The Federal Government has announced $4 million in seed funding to create a new independent entity that will be responsible for driving food waste reduction in Australia.
“As part of the government’s ambitious commitment to halve Australia’s food waste by 2030, partnership proposals are being sought to establish a new food waste governance body to drive our National Food Waste Strategy,” Environment Minister Sussan Ley said.
“This new body will be a catalyst for tackling food waste in Australia by bringing together industry, businesses, government, research institutions and food rescue organisations to find innovative, practical solutions to our food waste problems.
“By reducing food waste, we can put money back into household budgets, improve business bottom lines and reduce the amount of waste going to landfill.”
According to Ley, Australia wastes more than 7.3 million tonnes of food every year – costing the economy over $20 billion annually.
“Households account for around a third of Australia’s food waste, throwing away 3.1 million tonnes of edible food a year, which costs the average household between $2200 and $3800,” she said.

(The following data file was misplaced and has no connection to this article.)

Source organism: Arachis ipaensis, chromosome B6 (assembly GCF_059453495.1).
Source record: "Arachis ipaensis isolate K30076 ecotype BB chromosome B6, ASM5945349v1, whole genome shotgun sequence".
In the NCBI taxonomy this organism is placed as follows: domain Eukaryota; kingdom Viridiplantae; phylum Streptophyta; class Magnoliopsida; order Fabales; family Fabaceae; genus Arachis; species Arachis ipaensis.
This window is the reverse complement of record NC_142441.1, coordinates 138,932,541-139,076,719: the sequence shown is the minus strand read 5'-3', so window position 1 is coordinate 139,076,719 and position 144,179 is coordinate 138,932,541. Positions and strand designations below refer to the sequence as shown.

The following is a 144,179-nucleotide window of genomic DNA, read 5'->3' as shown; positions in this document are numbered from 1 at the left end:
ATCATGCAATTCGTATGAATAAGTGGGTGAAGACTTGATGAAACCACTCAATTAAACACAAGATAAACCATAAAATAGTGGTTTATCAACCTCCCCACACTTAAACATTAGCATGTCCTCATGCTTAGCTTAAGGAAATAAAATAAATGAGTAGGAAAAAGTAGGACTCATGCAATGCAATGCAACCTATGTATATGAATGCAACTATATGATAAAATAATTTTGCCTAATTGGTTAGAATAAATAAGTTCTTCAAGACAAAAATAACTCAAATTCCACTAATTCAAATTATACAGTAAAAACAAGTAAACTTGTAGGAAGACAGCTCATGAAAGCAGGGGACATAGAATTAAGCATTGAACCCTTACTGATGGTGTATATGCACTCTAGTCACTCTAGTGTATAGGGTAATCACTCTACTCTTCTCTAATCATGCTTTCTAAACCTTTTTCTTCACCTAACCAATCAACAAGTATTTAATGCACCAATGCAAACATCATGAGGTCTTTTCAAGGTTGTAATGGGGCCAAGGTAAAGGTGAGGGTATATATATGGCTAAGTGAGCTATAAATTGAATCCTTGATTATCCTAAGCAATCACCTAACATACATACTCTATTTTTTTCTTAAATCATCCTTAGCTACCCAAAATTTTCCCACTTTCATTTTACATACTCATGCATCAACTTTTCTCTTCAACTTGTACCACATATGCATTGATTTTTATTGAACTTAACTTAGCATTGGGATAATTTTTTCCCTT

Ley added that the new governance body will operate in partnership with the Department of Agriculture, Water and the Environment.
After the initial establishment phase’s seed funding grant, the governance entity will be self-funded through industry membership fees and partnership contributions.
Assistant Waste Reduction and Environmental Management Minister Trevor Evans said the new body will support change in all parts of the farm-to-fork food supply chain – from farmers, food manufacturers and wholesalers through to retailers, hospitality, households and food rescue organisations, as well as create new jobs in food innovation.
A key responsibility of the new entity will be to implement a voluntary commitment program for industry, and to monitor reporting and performance for continual improvement.
“Voluntary commitment programs are a tried and tested way of reducing food waste by focusing on prevention, reuse and food chain innovation, working with all stakeholders across the food value chain to drive innovative and practical solutions,” Evans said.
“The voluntary commitment program signatories can also support households doing it tough by helping them to better manage the food that they buy and grow, wasting less and saving money.”
Evans added that establishing an independent governance entity for food waste delivers on a key priority identified in the National Waste Action Plan agreed with all state and territory governments late last year.
Applications for the partnership opportunity close on 7 September.